In late 2008 the Dome, seen as a relic of a past era, was abandoned for the sparkling new Lucas Oil Stadium a few blocks south. Lucas Oil Stadium is a true mega-structure. The hulking arena is roughly the size of two large downtown blocks, with its surrounding landscaping, parking, and entryway features taking up an additional four to five blocks.

Needless to say, Lucas Oil Stadium is now a prominent fixture in the Indianapolis skyline, often dwarfing the neighboring buildings and harkening back to the field house structures with which Indianapolis has long had a love affair. From this standpoint, Lucas Oil is a small success, providing the urban environment a beautiful building that represents the city's sports venue value system.

In terms of accessibility, the stadium does well in some points and fails in others. From the south, the area's walkability is poor, covered in a swath of parking, but is much better from other directions, with small to medium setbacks and large sidewalks for often heavy pedestrian traffic. Numerous IndyGo bus lines run along South Street and surrounding downtown streets, allowing for easy transit access.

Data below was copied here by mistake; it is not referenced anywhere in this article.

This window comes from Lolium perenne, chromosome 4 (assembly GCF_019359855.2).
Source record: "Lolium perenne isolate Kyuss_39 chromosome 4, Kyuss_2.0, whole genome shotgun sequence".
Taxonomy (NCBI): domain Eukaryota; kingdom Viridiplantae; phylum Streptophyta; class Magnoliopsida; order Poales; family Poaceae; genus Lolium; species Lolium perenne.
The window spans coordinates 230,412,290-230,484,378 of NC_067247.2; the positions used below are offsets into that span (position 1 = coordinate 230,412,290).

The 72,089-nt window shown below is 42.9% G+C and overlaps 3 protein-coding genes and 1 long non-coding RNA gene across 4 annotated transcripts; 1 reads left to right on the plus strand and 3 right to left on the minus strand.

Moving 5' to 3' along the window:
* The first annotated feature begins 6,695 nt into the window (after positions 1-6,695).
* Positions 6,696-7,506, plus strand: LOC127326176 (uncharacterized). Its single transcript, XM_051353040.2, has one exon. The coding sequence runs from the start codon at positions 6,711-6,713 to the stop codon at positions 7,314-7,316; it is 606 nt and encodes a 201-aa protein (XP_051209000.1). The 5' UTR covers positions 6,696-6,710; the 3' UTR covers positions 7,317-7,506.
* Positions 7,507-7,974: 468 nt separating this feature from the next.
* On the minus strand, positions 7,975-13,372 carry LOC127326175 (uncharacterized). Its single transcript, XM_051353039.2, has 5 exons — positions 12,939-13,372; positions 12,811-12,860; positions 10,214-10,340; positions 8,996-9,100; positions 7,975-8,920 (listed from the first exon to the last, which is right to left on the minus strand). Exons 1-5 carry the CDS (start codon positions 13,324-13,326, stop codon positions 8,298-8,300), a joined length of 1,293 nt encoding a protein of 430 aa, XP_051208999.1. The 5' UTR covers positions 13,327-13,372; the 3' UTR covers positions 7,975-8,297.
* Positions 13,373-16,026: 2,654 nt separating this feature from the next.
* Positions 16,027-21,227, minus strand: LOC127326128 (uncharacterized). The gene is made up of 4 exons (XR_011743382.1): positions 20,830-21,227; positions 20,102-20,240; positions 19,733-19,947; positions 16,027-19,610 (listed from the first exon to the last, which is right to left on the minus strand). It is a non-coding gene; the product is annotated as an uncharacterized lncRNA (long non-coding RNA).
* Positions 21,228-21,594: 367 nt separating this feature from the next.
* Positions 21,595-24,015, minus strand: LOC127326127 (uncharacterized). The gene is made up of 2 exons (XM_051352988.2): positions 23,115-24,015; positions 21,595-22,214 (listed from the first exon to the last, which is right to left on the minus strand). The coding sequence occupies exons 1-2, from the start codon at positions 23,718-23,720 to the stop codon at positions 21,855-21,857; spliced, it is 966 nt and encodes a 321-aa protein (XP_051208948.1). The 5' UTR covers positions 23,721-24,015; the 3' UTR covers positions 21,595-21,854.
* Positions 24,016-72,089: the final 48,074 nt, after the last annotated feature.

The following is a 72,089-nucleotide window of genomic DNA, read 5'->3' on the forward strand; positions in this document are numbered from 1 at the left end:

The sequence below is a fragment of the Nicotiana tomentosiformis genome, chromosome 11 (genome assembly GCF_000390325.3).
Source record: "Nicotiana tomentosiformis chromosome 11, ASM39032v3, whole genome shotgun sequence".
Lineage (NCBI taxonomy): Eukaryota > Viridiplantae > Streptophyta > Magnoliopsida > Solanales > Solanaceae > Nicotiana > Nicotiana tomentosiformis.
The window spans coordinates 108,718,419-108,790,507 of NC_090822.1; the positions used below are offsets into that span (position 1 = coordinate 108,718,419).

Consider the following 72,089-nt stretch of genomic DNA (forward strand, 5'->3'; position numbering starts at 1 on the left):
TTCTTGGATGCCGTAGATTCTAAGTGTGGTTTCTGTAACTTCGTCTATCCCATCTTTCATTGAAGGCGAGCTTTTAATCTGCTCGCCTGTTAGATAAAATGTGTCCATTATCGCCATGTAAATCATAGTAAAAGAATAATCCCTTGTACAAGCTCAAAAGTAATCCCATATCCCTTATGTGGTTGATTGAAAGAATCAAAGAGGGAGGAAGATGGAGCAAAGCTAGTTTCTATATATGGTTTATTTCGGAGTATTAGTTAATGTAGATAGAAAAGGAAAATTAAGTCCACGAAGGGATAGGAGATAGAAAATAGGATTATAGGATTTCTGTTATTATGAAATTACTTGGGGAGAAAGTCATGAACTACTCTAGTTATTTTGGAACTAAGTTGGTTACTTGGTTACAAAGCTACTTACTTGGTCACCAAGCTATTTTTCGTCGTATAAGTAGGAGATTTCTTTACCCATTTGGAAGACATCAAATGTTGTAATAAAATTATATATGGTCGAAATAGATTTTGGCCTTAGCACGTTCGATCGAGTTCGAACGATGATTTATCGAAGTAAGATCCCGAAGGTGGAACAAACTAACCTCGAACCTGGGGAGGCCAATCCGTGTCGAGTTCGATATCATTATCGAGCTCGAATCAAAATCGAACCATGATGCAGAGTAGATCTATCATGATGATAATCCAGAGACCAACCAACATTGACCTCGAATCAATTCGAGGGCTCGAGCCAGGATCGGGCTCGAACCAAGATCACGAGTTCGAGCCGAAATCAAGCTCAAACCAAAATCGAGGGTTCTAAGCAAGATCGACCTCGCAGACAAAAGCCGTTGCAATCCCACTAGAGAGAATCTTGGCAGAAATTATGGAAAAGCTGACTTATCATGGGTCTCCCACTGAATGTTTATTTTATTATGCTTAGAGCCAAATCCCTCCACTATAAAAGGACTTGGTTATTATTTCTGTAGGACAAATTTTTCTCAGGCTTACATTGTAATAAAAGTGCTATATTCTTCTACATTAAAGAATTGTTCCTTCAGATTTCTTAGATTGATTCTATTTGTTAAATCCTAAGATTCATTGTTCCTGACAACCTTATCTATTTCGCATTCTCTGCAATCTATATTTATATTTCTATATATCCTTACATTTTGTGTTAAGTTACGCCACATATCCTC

By 2012, the Indianapolis Cultural Trail will link Lucas Oil Stadium directly to downtown's main bike and pedestrian system, providing an important link to downtown's vibrant entertainment districts. This improvement, along with the new Georgia Street reconfiguration that will provide a pedestrian-oriented, entertainment corridor, is proof positive that Indianapolis is attempting to incorporate Lucas Oil Stadium into downtown's pedestrian experience and make the area more walkable.

Still, if the City ever wants to be truly integrate the stadium into the urban environment, they need to do more. The stadium site sits on a mega block, offering poor street and pedestrian connectivity to the surrounding street grid and neighborhood. Plus, the stadium is placed at an angle to the street grid, creating odd open spaces around the stadium.


Photo by FWnetz on Flickr.